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Help pouring in for twins denied life-changing medical treatment by insurance company

By Dennis Evans

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    SAINT JOSEPH, Missouri (KMBC) — It’s been only a few days since twins Eli and Easton Reed graduated from the NICU at St. Luke’s Hospital in Kansas City and headed home to St. Joseph.

But since then, the story of their fight to treat a rare condition they’ve been diagnosed with, Spinal Muscular Atrophy, has gone national.

Their journey has been touching hearts all around the country.

The family’s insurance company denied the amount the infants need to pay for life-altering gene therapy that could drastically improve their quality of life and extend their life expectancy.

Without treatment, life expectancy from SMA is less than two years. Without coverage, the treatment costs millions.

For the Reed family, the experience has still been harrowing.

“I’m holding my heart in my hands and just the fact that their life is in somebody else’s hands,” The boys’ mother, Amanda Reed, told KMBC on Monday. “Whether it be that they get this treatment or they don’t, you know, and that’s somebody else’s choice. And it’s just hard to cope with that right now.”

On Thursday, KMBC reconnected with the family and talked with the boys’ aunt, Kecia Vant Hof, about the overwhelming support they have received.

“I feel like you, a lot of people, you know, talk so negatively about the world these days and humanity itself.” Vant Hof said. “It’s just a completely different outlook on people reaching out, and donating, and wanting to help — even when they have nothing to really help with.”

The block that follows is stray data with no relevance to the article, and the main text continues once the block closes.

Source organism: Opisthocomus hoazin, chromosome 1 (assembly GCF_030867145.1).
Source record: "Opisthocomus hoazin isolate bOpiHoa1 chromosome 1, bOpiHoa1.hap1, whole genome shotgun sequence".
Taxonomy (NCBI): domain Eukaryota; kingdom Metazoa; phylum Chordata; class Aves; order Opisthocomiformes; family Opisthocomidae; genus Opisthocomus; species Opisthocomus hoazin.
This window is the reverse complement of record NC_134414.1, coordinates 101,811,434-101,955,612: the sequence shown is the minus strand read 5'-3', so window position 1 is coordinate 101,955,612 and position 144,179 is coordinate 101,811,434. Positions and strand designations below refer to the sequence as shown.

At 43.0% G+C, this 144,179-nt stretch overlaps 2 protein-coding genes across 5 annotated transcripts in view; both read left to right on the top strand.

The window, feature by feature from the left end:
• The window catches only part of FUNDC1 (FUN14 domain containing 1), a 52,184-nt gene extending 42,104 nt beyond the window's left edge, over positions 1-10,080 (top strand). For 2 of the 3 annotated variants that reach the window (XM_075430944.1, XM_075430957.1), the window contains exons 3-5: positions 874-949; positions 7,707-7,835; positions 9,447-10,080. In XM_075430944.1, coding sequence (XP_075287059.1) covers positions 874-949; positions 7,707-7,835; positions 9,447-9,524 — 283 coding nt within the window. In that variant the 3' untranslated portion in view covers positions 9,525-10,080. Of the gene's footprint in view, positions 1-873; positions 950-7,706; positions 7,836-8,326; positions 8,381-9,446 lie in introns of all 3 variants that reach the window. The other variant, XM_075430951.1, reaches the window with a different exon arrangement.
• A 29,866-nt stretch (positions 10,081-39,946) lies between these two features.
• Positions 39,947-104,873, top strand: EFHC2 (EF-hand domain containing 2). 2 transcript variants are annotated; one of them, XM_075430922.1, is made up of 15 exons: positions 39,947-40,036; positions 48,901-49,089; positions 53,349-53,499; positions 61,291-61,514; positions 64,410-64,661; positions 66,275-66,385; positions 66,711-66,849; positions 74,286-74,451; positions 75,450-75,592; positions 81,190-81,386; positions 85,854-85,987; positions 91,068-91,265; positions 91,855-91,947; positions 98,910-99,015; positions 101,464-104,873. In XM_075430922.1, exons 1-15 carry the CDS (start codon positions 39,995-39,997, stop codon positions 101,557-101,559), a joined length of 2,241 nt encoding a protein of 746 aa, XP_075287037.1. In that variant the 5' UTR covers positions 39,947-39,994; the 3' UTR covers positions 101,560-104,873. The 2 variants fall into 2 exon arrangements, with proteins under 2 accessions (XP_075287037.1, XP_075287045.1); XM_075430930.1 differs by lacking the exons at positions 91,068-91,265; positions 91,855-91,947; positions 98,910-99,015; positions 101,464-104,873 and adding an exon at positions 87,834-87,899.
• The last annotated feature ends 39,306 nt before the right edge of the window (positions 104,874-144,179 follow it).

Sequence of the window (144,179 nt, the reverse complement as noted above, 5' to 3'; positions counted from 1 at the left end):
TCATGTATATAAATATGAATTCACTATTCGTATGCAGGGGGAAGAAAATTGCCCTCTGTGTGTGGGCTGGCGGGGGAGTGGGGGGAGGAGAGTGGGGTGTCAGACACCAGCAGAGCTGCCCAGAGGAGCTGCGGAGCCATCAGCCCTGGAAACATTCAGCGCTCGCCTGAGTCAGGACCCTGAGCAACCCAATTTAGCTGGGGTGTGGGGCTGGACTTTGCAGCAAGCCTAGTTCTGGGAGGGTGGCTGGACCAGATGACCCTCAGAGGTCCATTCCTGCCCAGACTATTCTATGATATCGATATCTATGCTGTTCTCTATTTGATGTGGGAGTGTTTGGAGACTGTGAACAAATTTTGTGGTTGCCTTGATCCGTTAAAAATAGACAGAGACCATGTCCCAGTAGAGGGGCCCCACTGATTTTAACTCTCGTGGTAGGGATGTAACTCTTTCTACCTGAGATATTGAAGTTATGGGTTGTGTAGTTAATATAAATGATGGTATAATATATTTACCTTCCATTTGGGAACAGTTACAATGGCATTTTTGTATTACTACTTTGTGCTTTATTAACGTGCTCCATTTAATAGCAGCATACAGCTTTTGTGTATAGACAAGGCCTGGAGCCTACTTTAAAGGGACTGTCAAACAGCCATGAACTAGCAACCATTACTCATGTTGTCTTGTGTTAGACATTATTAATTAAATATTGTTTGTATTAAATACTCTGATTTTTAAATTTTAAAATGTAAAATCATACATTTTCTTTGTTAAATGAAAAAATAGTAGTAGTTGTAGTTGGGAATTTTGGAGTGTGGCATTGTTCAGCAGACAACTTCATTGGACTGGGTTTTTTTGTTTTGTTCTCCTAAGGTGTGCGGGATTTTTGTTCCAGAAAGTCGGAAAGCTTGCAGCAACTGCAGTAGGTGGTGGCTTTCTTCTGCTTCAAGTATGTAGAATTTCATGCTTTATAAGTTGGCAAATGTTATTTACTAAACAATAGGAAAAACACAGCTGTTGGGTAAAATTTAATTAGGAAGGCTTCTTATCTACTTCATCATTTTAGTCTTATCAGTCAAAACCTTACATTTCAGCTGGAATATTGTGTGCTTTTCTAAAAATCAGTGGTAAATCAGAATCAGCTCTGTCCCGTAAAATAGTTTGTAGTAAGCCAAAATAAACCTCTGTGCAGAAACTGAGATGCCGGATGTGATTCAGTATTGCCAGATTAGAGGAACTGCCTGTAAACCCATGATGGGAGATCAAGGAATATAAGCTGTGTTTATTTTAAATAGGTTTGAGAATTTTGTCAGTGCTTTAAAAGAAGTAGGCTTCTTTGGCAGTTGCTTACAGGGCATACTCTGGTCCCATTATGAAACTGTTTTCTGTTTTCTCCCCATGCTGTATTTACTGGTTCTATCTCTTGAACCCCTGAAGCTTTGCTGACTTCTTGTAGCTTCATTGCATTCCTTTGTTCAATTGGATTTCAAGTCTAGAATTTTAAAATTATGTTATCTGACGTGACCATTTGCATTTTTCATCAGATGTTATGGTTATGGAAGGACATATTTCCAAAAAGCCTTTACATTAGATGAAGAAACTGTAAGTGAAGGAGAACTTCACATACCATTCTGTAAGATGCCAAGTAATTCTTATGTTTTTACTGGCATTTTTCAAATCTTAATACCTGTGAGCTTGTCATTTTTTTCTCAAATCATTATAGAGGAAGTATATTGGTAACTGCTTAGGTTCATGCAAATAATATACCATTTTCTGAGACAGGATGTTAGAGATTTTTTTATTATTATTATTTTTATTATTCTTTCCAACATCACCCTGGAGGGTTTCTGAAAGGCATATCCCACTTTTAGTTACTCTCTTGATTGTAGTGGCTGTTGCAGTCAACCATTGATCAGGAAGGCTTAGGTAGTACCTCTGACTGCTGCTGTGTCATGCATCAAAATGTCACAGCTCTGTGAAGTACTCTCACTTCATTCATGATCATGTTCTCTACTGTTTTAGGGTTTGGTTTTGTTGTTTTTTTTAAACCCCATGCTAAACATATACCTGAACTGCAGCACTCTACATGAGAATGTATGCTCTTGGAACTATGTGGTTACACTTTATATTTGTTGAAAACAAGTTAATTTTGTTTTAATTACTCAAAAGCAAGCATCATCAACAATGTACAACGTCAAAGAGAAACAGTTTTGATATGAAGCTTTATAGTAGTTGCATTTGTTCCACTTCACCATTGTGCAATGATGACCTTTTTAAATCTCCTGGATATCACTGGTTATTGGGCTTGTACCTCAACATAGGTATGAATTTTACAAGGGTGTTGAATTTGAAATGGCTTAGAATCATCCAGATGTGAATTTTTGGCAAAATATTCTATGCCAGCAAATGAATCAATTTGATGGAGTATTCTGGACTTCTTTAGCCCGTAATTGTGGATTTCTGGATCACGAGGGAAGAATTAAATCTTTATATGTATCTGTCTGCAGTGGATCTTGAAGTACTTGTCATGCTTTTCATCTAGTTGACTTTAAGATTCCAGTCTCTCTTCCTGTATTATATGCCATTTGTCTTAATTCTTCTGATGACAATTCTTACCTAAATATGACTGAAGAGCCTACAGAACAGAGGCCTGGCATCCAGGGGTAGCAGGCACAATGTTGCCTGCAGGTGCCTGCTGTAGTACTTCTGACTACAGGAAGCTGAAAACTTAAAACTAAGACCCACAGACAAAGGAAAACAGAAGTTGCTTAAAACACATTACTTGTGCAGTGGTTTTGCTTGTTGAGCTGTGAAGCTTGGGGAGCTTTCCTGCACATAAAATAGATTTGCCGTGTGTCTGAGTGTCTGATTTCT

The help has come in many forms, including a GoFundMe Vant Hof created for the twins that has exceeded all expectations.

“We got to $20,000 and in less than a day,” Vant Hof said. “So, then I kind of upped it and I just kept upping it. And then, I was like, you know, I’m just going to let people see how much it actually costs. And see, I was like, there’s no way we’re going to get $4 million.”

They have yet to reach the $4 million goal. However, their campaign for help has nearly garnered a remarkable $400,000.

“Time is of the essence with this. It is very crucial that since they don’t have symptoms as of right now,” the twins’ mother, Amanda Reed, told KMBC on Monday. “It’s best for them to receive this treatment now because once symptoms start, it’s irreversible. So, time is of the essence, but we are still trying to explore all of our options.“

Still, the family says they feel that with the help they are receiving, there is plenty of reason for hope.

“I think just the unknown is really hard for everyone in the family, just not knowing if they’re going to get treatment — if they’re going to start developing symptoms soon. Yeah, I would just say just kind of the fear of the unknown. But also, I’ve seen my family be very hopeful,” Vant Hof said.

Their parents say their company insurance changed terms just one day after the boys were born, removing coverage for the Zolgensma medication that treats the rare condition.

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